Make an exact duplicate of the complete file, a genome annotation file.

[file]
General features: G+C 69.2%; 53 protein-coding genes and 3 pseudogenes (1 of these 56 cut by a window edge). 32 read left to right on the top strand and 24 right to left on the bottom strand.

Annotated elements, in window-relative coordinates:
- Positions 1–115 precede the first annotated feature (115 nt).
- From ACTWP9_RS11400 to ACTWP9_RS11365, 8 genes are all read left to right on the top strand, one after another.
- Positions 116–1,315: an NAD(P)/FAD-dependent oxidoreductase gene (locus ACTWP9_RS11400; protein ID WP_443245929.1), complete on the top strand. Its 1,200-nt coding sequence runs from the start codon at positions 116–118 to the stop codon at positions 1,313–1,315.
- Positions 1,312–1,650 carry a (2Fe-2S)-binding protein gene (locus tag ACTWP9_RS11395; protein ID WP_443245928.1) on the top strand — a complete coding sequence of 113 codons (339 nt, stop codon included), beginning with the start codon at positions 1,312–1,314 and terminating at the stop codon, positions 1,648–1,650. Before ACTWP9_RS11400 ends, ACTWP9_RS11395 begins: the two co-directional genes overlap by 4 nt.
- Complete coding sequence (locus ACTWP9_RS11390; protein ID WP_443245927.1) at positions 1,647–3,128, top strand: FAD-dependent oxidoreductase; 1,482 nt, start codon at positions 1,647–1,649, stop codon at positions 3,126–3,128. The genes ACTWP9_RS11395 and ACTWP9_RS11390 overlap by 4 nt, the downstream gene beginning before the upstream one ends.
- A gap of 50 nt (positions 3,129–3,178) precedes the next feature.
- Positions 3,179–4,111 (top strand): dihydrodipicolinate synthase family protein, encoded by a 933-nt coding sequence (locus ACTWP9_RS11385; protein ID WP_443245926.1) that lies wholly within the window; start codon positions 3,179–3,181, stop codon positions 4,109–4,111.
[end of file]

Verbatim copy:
General features: G+C 69.2%; 53 protein-coding genes and 3 pseudogenes (1 of these 56 cut by a window edge). 32 read left to right on the top strand and 24 right to left on the bottom strand.

Annotated elements, in window-relative coordinates:
- Positions 1–115 precede the first annotated feature (115 nt).
- From ACTWP9_RS11400 to ACTWP9_RS11365, 8 genes are all read left to right on the top strand, one after another.
- Positions 116–1,315: an NAD(P)/FAD-dependent oxidoreductase gene (locus ACTWP9_RS11400; protein ID WP_443245929.1), complete on the top strand. Its 1,200-nt coding sequence runs from the start codon at positions 116–118 to the stop codon at positions 1,313–1,315.
- Positions 1,312–1,650 carry a (2Fe-2S)-binding protein gene (locus tag ACTWP9_RS11395; protein ID WP_443245928.1) on the top strand — a complete coding sequence of 113 codons (339 nt, stop codon included), beginning with the start codon at positions 1,312–1,314 and terminating at the stop codon, positions 1,648–1,650. Before ACTWP9_RS11400 ends, ACTWP9_RS11395 begins: the two co-directional genes overlap by 4 nt.
- Complete coding sequence (locus ACTWP9_RS11390; protein ID WP_443245927.1) at positions 1,647–3,128, top strand: FAD-dependent oxidoreductase; 1,482 nt, start codon at positions 1,647–1,649, stop codon at positions 3,126–3,128. The genes ACTWP9_RS11395 and ACTWP9_RS11390 overlap by 4 nt, the downstream gene beginning before the upstream one ends.
- A gap of 50 nt (positions 3,129–3,178) precedes the next feature.
- Positions 3,179–4,111 (top strand): dihydrodipicolinate synthase family protein, encoded by a 933-nt coding sequence (locus ACTWP9_RS11385; protein ID WP_443245926.1) that lies wholly within the window; start codon positions 3,179–3,181, stop codon positions 4,109–4,111.